We drove home and rested up for about a week before loading up the van again and heading for Racine WI for the TDAA Nationals. TDAA is “Teacup” agility, for dogs measuring 17” and under at the withers. The equipment is small and the distances between obstacles are much shorter. All in all, to go from NADAC distance to TDAA in three weeks’ time is a big adjustment! But I have always trained with the goal of being successful in all the agility organizations, and Winn made the adjustment. (Huge thanks here to both Annelise Allan, our friend, mentor and trainer, and to Stacy Peardot-Goudy, whose seminars we never ever miss)
The TDAA event was another test of endurance, with five runs to the Semifinals, two Semifinal runs, and a “winner take all” Finals Round. We stayed in the middle of the pack throughout the first five runs, but both Maggie and Winn made the Semis! Maggie likes TDAA a lot, she doesn’t have to run as far and the contact obstacles are smaller and shorter. She wasn’t fast enough to make the Finals, but she worked her butt off. She made me so proud!
Winn ‘s runs over the tournament were all solid with the exception of his weave pole performance. The short, vertically striped poles seemed to faze him (and probably caused me to over handle—which never works!) but his Steeplechase Semifinals run was terrific and helped us get to the Finals, I’m sure (the scoring for the tournament was complicated and I didn’t pay much attention to it).
The Finals run was a strategy game called Who Dares Wins. A 21-obstacle course was set. Each obstacle was worth points. You had an optimum time of 50 seconds with a point penalty for going under or over. You could start anywhere on the course and run more than the 21 obstacles. We were given a lot of time to study the course map, and a good long walk through to figure out strategy.
I walked a possible plan and then added one obstacle. I paced the yardage, thinking about how many obstacles and yards Winn and I can usually run in 50 seconds. I walked it twice and came up with the same yardage, and it felt right. We had to turn in our estimated points before anyone ran. I turned in my estimate and watched the first few dogs run. From what I could see, I knew that we’d have to run fast! A lot of dogs were on the dogwalk when the buzzer went off, costing them points.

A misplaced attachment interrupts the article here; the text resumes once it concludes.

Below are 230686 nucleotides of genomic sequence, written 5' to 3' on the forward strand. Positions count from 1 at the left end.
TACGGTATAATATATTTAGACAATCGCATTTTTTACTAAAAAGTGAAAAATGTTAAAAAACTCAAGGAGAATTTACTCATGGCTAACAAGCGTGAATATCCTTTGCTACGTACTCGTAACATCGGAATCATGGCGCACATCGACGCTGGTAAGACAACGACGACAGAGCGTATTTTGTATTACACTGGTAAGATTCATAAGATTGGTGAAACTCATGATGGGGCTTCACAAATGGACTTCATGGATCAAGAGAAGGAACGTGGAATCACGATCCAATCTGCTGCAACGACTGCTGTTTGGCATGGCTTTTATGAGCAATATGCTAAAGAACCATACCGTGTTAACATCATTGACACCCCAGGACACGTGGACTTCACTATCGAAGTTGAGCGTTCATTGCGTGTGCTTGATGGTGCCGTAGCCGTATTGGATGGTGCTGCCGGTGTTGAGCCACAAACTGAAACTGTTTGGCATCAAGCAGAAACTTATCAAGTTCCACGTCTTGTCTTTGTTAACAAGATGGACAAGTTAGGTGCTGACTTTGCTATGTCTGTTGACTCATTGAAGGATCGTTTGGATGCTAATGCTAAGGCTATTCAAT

Then it was our turn. It’s funny, but I enjoy this sport so much, and love running with my dogs, that I really don’t get nervous, even in a competition like this. I have gotten to the point where my routine involves visualizing the course (correctly!), taking some good deep breaths, and then remembering to smile. So as I stood on the line, I was all set. Winn and I walked out to the middle of the ring, since I’d decided to start on #15 and run from there. I put Winn in a down, led out, and signaled to the timer that we were ready.
What happened next will live in my memory for a long time. I’ve had “in the zone” runs before and in fact lately a lot of runs with Winn have been there—our partnership has evolved this year to a great “sweet spot” and it’s been a lot of fun. But this run went beyond that to an entirely new zone. When the buzzer went off as Winn cleared the final jump, the crowd went wild, signaling what was a perfect run. I had correctly estimated a course that we executed without a misstep, flowing through the obstacles without a pause. Even those weave poles were flawless.
The run held up over the course of the Finals and Winn is now a National Champion. The president of the organization, Bud Houston, paid me terrific compliments in person and on his own blog. I have a video of the run which will help me remember the moment. And the overall experience of this past month has given me a lot to think about, to reflect upon, to make goals for the next year.
As I sit here typing, both Maggie and Winn, the dogs who have taught me everything, snooze on the couch. They could not be more different, these two, and yet we are a team. Maggie has given me the gift of patience. She makes me laugh every single day. Winn has given me the gift of confidence. He makes me look good. I am the luckiest girl on the planet.